Raise Your Productivity

During the 1990s at the height of the tech-heavy "dot com" era, the buzz around carpal tunnel syndrome initiated a great deal of attention on ergonomics and ushered in a new way of thinking: It is more cost effective to implement solutions that help avoid workplace injuries than to suffer the high cost of worker's compensation and lost time. The result was a surge of companies providing employees with wrist rests for their keyboards. Was this enough to ensure the ongoing well-being and resulting productivity of the workforce? The resounding answer is that we need to do far more, and the stakes are very high.

With the advent of computers, personal digital assistants (PDAs), "texting" via cellphones, and the BlackBerry phenomenon, most businesses are forced into addressing all matters in "real time" to compete in the marketplace. Today's office environment is more diverse and puts more demand on workers' time, resulting in longer work hours and more stress in our lives and upon our bodies. With the increasing amount of time employees are spending on the job, the need for ergonomic office solutions has never been more apparent than it is today.

According to a recent study on the U.S. workplace, better office design can lead to increased productivity and bigger profits. But employees think corporate America is too focused on design costs, rather than long-term value. The research indicates an overwhelming 90 percent of U.S. office workers believe better design leads to better overall performance. Respondents said, on average, they could increase their work output by 21 percent if their office environments were better designed. Moreover, nearly half of the respondents noted better workplace design would make them amenable to longer workdays.

The results, however, indicate a disconnect. According to the survey, employers understand the connection between office environments and company performance better than employees give them credit for: Nearly 90 percent of top executives stated there is indeed a connection between better office environment and a better bottom line. Companies are seeing that the benefits of creating a truly ergonomic office environment are twofold. Investing in the health and well-being of employees boosts morale, which, in turn, leads to increased productivity.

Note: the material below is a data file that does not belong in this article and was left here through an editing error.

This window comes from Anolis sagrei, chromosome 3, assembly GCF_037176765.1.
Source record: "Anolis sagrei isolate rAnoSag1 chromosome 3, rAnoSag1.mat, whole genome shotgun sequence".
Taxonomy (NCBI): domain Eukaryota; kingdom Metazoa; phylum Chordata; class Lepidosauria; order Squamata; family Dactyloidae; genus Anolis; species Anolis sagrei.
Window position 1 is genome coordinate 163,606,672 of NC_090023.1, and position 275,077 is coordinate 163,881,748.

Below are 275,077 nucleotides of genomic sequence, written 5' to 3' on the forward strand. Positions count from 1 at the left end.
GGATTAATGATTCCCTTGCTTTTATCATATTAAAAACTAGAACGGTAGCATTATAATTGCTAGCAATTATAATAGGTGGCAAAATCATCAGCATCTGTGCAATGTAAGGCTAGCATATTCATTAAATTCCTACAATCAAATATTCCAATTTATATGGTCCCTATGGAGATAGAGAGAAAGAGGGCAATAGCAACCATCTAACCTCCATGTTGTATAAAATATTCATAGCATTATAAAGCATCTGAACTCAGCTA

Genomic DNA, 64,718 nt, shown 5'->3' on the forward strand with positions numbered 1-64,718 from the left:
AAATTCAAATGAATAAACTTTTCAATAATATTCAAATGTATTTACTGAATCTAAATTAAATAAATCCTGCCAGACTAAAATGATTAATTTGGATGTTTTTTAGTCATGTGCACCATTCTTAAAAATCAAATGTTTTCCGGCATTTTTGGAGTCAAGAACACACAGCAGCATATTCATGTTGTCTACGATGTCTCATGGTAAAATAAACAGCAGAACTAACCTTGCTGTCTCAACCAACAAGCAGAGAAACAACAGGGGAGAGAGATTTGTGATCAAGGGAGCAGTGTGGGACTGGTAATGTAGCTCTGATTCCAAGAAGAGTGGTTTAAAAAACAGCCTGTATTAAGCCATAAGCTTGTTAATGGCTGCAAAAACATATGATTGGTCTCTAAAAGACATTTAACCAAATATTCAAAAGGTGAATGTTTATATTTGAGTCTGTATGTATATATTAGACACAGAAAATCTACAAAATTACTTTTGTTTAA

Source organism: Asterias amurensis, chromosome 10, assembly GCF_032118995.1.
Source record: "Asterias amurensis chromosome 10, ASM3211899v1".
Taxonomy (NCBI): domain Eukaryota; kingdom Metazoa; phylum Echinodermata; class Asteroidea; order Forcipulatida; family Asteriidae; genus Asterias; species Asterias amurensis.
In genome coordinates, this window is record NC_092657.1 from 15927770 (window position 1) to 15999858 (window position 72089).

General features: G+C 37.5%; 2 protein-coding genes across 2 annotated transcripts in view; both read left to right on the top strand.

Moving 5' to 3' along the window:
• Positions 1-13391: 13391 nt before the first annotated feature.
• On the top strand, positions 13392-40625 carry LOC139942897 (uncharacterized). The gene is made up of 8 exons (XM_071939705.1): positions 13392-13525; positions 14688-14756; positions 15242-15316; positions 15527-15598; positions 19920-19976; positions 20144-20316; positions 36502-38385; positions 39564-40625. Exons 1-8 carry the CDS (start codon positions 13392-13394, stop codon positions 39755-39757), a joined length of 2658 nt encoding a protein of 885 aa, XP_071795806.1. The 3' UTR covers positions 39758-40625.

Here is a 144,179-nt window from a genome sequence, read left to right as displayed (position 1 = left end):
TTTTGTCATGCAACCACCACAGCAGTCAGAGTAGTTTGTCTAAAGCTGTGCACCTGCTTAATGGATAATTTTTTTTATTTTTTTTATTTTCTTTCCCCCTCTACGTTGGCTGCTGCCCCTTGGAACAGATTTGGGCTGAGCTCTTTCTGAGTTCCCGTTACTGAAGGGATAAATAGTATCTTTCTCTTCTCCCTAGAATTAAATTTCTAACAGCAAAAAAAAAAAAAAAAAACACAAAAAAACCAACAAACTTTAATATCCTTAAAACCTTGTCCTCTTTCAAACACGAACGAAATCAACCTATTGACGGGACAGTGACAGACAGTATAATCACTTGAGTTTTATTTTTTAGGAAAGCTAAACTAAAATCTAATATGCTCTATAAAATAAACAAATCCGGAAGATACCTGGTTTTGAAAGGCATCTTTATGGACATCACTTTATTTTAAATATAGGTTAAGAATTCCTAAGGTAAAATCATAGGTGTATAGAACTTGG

Recently, one of the largest providers of digital mapping systems--and the worldwide leader in its industry- -was faced with a major dilemma. The company was dropped by its worker's compensation insurance carrier for submitting too many claims: Nearly 200 employees reported injuries. Repetitive motion disorders and back problems, common in today's workplace where many employees spend a significant portion of their day sitting at their desk working at a computer, were reported in excessive numbers.

Further complicating the situation, the company operates two work shift s, significantly increasing the challenges of configuring shared workstations to make them comfortable for all. Additionally, as the business grew, many employees began working longer hours to accommodate the increased workload.

This "wake up call" from the insurance company has motivated many similarly challenged companies to adopt a long-term strategy for improving employee wellness and productivity while reducing worker's comp costs.

By bringing together members from human resources, operations, facilities, and information technology departments; securing strong support from senior management; and utilizing outside resources, including occupational and physical therapists, ergonomic evaluation specialists, and occupational health physicians, an organization can more easily identify the top worker's comp issues. A comprehensive, multi-faceted approach to employee wellness will result not only in a dramatic decrease in worker's comp claims, but also in decreased absenteeism and increased productivity.

Bringing Ergonomics to Life

A key component of the program implemented by this digital mapping company was the installation of heightadjustable workstations, which give employees the ability to easily adjust their work centers as needed during the day and as they arrive for each shift . Adjustable work centers are especially effective in multiple-shift operations because fl exibility of the work surface height allows for comfortable and efficient posture of the upper arms, forearms, and hands and even allows for standing work.

Properly addressing the problem of employee injuries in today's workplace requires a company-wide collaborative effort. Ergonomics continues to evolve, and companies must look at it as a long-term commitment. The investment in the health and well-being of employees will, in the long run, guarantee a strong return on investment.

This article originally appeared in the March 2010 issue of Occupational Health & Safety.

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